For reals? This is terrifying.

                                            1. 1

                                              Excuse my ignorance – mind pointing me to some kind of article/document explaining why this is the case?

                                              1. 7

                                                There isn’t one. People (semarie@ - who maintains the rust port on OpenBSD being one) have looked into it with things like the RUSTC_BOOTSTRAP=1 and RUSTFLAGS='-Ztime-passes -Ztime-llvm-passes' env vars. These point to most of the time being spent in LLVM. But no one has tracked down the issue fully AFAIK.

                                            2. 6

                                              Another point is that Rust is not standardized and a one-implementation-language

                                              This is something that gives me pause when considering Rust. If the core Rust team does something that makes it impossible for me to continue using Rust (e.g. changes licenses to something incompatible with what I’m using it for), I don’t have anywhere to go and at best am stuck on an older version.

                                              One of the solutions to the above problem is a fork, but without a standard, the fork and the original can vary and no one is “right” and I lose the ability to write code portable between the two versions.

                                              Obviously, this isn’t a problem unique to Rust - most languages aren’t standardized and having a plethora of implementations can cause its own problems too - but the fact that there are large parts of Rust that are undefined and unstandardized (the ABI, the aliasing rules, etc) gives me pause from using it in mission-critical stuff.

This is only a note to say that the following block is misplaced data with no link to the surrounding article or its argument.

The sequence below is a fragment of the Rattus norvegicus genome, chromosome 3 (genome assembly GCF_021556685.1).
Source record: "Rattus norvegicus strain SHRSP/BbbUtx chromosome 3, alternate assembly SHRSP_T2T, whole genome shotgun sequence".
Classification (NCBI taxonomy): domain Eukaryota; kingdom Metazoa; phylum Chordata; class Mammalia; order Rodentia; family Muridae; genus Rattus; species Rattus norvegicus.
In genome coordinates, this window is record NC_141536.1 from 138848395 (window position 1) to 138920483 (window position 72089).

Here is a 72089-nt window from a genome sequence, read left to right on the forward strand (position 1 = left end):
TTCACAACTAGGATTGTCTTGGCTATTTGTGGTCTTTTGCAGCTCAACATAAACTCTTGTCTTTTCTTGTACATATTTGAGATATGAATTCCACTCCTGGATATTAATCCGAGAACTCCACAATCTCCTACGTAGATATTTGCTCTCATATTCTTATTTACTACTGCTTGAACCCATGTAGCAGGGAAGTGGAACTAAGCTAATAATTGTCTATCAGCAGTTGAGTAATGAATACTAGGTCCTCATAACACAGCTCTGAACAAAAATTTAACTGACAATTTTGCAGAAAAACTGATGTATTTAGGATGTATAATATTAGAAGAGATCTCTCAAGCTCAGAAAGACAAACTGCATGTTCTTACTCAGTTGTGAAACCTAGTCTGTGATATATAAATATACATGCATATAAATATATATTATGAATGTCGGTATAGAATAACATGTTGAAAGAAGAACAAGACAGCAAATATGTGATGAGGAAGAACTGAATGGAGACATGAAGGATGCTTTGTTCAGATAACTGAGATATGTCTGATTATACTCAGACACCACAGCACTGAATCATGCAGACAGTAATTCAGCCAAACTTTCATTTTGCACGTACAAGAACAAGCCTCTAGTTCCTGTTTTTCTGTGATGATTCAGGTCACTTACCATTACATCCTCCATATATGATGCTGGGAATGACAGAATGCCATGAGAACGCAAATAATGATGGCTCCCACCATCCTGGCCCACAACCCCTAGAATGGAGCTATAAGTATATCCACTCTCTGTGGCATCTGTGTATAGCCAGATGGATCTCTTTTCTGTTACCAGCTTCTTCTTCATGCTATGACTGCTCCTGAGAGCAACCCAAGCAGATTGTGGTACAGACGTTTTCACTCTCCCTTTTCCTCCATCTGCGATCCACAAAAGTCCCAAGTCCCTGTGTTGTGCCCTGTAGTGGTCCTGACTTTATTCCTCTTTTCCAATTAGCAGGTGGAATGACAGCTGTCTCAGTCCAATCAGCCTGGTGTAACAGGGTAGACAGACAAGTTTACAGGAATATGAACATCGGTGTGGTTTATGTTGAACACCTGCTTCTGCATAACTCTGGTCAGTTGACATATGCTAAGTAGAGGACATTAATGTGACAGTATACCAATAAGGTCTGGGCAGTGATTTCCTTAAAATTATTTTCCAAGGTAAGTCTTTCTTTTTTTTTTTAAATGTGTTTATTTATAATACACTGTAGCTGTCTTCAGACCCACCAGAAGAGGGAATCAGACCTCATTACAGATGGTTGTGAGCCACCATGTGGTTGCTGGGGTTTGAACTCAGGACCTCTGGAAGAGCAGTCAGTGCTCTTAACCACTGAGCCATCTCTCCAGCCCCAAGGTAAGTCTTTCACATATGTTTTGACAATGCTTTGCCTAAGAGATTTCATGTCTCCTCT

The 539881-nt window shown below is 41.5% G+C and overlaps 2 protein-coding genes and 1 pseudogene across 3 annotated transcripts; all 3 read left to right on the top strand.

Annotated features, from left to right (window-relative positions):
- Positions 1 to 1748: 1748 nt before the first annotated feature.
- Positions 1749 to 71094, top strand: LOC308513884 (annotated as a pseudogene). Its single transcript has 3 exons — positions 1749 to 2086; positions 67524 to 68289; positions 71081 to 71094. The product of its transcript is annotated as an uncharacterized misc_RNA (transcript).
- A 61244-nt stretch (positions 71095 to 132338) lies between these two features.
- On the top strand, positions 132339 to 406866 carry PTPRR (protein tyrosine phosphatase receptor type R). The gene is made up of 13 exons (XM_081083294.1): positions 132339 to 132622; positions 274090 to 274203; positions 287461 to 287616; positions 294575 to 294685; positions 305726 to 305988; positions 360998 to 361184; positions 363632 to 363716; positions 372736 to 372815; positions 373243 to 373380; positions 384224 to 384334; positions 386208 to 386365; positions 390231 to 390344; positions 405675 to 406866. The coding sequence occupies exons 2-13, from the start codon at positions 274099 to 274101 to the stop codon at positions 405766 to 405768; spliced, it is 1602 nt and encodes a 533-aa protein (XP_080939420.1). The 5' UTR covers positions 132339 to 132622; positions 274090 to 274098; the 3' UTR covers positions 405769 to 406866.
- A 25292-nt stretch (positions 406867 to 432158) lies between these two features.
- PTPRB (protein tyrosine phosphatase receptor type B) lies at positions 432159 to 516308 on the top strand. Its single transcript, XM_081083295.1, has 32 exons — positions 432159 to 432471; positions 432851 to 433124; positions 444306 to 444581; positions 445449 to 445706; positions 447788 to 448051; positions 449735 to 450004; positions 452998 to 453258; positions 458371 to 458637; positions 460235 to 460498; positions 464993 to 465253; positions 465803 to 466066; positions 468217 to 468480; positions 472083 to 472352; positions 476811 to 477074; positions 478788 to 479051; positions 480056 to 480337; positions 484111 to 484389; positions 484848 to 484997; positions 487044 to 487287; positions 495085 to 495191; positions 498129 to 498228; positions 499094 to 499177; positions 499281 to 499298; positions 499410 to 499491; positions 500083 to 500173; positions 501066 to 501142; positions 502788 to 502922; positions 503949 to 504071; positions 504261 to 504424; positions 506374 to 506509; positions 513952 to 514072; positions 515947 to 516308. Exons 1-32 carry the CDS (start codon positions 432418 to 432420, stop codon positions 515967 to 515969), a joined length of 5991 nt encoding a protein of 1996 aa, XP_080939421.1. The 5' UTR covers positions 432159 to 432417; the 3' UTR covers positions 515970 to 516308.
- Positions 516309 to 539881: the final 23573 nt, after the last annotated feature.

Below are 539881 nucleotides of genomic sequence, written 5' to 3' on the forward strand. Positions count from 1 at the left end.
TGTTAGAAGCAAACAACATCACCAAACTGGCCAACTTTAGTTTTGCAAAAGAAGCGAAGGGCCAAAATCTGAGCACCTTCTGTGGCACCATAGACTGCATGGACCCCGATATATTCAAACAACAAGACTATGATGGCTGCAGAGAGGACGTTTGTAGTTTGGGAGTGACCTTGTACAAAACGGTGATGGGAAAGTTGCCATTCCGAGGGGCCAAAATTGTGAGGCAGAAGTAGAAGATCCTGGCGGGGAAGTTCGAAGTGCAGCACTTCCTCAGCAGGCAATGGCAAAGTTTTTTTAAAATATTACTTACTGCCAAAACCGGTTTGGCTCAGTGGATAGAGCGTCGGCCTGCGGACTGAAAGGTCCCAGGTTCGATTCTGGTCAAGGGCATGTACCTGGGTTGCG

(I’m still learning Rust and I’m planning on using it for my next big thing if I get good enough at it in time, though given the time constraints it’s looking like I’ll be using C because my Rust won’t be good enough yet.)

                                              1. 2

                                                The fact that the trademark is still owned by the Mozilla foundation and not the to-be-created Rust Foundation is also likely chilling any attempts at independent reimplementation.

                                              2. 1

                                                As much as I understand your point about the slowness of compile time in Rust, I think it is a matter of time to see them shrink.

                                                On the standard point, Haskell have a standard : Haskell 2010 . GHC is the only implementation now but it have a lot of plugins to the compiler that are not in the standard. The new standard Haskell 2020 is on his way. Implementing the standard Haskell (not with all the GHC add-ons) is do-able but the language will way more simple and with flaws.

                                                1. 2

                                                  The thing is, as you said: You can’t compile a lot of code by implementing Haskell 2010 (or 2020 for that matter) when you also don’t ship the “proprietary” extensions.

                                                  1. 1

                                                    It is the same when you abuse GCC or Clang extensions in your codebase. The main difference with Haskell is that you, almost, only have GHC available and the community put their efforts in it and create a ecosystem of extensions.